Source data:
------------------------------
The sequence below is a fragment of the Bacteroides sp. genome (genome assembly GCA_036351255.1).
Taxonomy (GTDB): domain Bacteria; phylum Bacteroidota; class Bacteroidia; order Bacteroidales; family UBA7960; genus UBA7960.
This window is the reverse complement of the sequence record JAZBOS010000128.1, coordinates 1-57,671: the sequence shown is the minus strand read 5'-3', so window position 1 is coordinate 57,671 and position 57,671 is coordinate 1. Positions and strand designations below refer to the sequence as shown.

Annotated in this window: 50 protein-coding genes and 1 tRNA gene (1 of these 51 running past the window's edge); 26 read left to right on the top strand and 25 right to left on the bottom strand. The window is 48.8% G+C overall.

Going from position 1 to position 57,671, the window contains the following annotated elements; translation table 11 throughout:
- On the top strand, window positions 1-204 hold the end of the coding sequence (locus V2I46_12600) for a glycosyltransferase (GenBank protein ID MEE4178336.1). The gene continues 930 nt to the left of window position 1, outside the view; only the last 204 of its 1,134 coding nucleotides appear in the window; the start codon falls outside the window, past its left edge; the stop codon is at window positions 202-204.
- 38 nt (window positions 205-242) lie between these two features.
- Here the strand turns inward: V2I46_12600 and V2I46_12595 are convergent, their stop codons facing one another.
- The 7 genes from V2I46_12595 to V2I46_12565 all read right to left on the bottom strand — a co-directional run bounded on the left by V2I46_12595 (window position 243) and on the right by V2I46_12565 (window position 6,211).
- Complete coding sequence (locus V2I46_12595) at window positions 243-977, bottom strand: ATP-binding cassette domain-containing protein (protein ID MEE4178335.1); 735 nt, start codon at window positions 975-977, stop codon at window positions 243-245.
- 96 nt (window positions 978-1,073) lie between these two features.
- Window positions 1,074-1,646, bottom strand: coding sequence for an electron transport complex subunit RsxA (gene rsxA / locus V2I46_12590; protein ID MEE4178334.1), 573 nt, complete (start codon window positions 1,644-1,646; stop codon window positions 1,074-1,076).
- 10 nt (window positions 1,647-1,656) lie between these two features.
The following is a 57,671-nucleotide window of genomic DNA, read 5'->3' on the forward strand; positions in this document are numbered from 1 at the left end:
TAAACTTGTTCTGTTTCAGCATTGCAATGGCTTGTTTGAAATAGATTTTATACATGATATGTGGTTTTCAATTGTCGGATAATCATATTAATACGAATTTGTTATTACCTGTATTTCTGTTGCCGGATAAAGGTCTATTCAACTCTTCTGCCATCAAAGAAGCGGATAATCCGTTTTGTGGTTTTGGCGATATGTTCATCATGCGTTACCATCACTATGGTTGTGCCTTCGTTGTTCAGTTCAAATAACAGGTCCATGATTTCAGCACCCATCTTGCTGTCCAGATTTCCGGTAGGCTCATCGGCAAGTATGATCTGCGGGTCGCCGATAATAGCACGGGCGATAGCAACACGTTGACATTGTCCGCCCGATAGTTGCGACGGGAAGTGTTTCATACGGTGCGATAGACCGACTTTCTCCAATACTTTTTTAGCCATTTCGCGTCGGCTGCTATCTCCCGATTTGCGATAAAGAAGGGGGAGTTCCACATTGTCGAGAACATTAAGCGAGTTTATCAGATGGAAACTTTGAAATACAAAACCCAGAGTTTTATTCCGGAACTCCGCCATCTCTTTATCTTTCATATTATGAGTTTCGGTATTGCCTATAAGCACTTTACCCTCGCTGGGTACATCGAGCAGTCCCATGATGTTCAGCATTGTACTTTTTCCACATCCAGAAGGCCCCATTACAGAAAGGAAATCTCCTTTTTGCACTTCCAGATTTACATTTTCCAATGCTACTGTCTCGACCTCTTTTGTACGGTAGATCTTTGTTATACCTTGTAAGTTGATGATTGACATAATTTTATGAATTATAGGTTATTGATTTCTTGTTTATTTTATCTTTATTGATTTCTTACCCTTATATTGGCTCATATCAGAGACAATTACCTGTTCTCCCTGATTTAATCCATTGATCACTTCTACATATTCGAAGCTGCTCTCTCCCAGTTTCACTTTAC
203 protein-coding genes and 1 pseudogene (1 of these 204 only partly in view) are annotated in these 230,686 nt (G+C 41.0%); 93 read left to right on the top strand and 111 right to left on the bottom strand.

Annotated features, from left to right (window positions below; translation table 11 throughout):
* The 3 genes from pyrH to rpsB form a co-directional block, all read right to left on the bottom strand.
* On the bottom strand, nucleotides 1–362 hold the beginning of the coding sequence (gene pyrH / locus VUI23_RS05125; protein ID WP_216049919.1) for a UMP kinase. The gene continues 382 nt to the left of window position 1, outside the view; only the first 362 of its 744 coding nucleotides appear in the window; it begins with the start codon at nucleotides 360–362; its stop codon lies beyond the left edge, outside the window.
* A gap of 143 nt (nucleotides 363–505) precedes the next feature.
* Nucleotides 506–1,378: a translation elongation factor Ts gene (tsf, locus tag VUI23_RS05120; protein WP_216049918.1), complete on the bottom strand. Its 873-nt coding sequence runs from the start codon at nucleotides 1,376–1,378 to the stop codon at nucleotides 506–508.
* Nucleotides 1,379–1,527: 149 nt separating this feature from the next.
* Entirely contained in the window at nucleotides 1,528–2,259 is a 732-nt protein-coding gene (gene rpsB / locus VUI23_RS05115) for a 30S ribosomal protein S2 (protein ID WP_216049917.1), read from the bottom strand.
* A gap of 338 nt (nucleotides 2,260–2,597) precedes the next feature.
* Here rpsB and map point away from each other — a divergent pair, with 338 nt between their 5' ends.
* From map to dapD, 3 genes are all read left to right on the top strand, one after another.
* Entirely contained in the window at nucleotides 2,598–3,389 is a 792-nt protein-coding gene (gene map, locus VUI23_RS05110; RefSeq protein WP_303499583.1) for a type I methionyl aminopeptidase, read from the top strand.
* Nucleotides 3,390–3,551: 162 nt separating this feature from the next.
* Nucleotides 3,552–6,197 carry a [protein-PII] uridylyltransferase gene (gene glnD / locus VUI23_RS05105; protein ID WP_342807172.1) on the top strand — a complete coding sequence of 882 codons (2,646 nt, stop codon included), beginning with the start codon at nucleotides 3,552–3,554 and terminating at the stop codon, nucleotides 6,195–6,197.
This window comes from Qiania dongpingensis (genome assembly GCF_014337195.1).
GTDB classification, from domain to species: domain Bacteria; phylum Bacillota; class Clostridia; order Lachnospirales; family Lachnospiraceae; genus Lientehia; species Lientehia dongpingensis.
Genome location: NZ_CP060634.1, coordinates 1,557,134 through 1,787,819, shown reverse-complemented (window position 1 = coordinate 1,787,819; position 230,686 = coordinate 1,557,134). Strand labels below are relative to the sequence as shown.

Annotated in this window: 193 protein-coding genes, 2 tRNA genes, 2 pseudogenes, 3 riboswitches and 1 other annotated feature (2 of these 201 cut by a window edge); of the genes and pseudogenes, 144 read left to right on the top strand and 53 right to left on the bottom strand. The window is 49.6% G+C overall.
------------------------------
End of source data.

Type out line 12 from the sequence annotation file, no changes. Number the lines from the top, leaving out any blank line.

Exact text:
- Window positions 1,074-1,646, bottom strand: coding sequence for an electron transport complex subunit RsxA (gene rsxA / locus V2I46_12590; protein ID MEE4178334.1), 573 nt, complete (start codon window positions 1,644-1,646; stop codon window positions 1,074-1,076).